Armed with a hand grenade and pistols, the members of an international crime syndicate nicknamed the Pink Panthers stole sacks of emeralds, rubies and diamonds as large as birds' eggs to the tune of $105 million.
A number of the thieves -- all of whom were Serbian nationals -- were caught and convicted, but most of the money never was recovered.
In 2003, a Graff store in Japan was robbed in three minutes by armed thieves also believed to be members of the Pink Panthers and who made off with $37 million.
In October 2007, the same Harry Winston store in Paris was knocked over by a different group of robbers who made off with $20 million. Despite a $50,000 reward, no arrests have been made in that case.
Though less well-known than the famous Brinks robbery of 1950 ($2 million) or the 1978 Lufthansa heist at JFK Airport in New York in 1978 ($6 million) that inspired several films, the largest cash robbery in U.S. history took place in 1997 at Dunbar Armored, an armored car company located in Los Angeles.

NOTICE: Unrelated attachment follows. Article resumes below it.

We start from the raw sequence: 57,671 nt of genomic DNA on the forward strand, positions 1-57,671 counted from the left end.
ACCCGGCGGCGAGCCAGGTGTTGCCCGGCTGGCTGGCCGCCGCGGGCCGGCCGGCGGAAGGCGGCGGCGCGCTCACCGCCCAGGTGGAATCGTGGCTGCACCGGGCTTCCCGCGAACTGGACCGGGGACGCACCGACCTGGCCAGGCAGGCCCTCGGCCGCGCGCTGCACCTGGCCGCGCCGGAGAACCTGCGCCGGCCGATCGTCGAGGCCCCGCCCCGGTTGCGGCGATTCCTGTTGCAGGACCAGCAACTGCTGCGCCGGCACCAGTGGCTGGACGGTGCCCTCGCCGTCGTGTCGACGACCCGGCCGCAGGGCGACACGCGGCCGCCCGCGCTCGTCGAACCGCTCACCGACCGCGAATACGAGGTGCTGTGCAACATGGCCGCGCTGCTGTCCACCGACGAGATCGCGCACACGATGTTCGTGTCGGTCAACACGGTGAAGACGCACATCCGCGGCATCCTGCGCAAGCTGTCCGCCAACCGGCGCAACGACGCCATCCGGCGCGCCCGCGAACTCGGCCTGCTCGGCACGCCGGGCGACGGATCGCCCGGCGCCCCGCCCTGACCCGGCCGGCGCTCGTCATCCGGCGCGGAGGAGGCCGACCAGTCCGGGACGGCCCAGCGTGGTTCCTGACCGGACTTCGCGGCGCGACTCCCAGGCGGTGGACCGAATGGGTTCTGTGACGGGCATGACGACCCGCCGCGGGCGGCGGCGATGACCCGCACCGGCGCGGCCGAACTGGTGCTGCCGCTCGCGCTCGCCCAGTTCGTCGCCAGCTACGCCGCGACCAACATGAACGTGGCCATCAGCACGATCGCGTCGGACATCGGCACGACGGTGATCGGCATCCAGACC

Company employee Alan Pace and a band of thieves entered the armored car depot using Pace's keys and timed the robbery to avoid being caught by security cameras.
Once inside, they assaulted the guards and raided the vault he knew was opened on Friday nights, making off with $18.9 million.
Pace and several other members of the gang were arrested, after one of them, Eugene Hill, paid someone with a stack of bills still wrapped with Dunbar-branded cash straps.
Pace was sentenced to 24 years in jail. Some $10 million remains unaccounted for.